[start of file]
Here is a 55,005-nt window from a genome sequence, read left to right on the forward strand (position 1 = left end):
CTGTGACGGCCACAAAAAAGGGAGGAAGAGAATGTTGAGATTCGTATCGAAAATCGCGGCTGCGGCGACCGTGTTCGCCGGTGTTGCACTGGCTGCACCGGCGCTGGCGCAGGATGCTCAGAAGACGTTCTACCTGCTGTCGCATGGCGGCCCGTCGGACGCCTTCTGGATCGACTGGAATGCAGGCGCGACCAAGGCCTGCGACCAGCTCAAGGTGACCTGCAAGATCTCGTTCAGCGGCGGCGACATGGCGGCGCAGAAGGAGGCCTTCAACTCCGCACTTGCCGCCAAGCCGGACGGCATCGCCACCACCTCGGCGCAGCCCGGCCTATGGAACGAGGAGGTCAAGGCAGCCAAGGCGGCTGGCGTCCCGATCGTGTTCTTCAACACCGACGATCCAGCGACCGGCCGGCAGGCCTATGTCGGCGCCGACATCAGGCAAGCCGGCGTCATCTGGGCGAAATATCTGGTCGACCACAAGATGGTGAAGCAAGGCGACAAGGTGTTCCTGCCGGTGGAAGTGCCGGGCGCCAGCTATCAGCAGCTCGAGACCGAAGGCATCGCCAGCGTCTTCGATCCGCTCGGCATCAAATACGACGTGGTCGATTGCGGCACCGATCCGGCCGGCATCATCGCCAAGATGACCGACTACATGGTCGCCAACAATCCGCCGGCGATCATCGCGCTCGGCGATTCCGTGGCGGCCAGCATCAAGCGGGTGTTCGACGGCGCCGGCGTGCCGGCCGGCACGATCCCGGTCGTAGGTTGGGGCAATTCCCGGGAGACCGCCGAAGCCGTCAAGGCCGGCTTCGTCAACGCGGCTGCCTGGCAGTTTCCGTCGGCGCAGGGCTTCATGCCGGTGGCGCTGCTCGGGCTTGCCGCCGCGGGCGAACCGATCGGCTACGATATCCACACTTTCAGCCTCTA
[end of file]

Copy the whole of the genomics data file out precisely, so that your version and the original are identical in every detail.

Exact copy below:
Here is a 55,005-nt window from a genome sequence, read left to right on the forward strand (position 1 = left end):
CTGTGACGGCCACAAAAAAGGGAGGAAGAGAATGTTGAGATTCGTATCGAAAATCGCGGCTGCGGCGACCGTGTTCGCCGGTGTTGCACTGGCTGCACCGGCGCTGGCGCAGGATGCTCAGAAGACGTTCTACCTGCTGTCGCATGGCGGCCCGTCGGACGCCTTCTGGATCGACTGGAATGCAGGCGCGACCAAGGCCTGCGACCAGCTCAAGGTGACCTGCAAGATCTCGTTCAGCGGCGGCGACATGGCGGCGCAGAAGGAGGCCTTCAACTCCGCACTTGCCGCCAAGCCGGACGGCATCGCCACCACCTCGGCGCAGCCCGGCCTATGGAACGAGGAGGTCAAGGCAGCCAAGGCGGCTGGCGTCCCGATCGTGTTCTTCAACACCGACGATCCAGCGACCGGCCGGCAGGCCTATGTCGGCGCCGACATCAGGCAAGCCGGCGTCATCTGGGCGAAATATCTGGTCGACCACAAGATGGTGAAGCAAGGCGACAAGGTGTTCCTGCCGGTGGAAGTGCCGGGCGCCAGCTATCAGCAGCTCGAGACCGAAGGCATCGCCAGCGTCTTCGATCCGCTCGGCATCAAATACGACGTGGTCGATTGCGGCACCGATCCGGCCGGCATCATCGCCAAGATGACCGACTACATGGTCGCCAACAATCCGCCGGCGATCATCGCGCTCGGCGATTCCGTGGCGGCCAGCATCAAGCGGGTGTTCGACGGCGCCGGCGTGCCGGCCGGCACGATCCCGGTCGTAGGTTGGGGCAATTCCCGGGAGACCGCCGAAGCCGTCAAGGCCGGCTTCGTCAACGCGGCTGCCTGGCAGTTTCCGTCGGCGCAGGGCTTCATGCCGGTGGCGCTGCTCGGGCTTGCCGCCGCGGGCGAACCGATCGGCTACGATATCCACACTTTCAGCCTCTA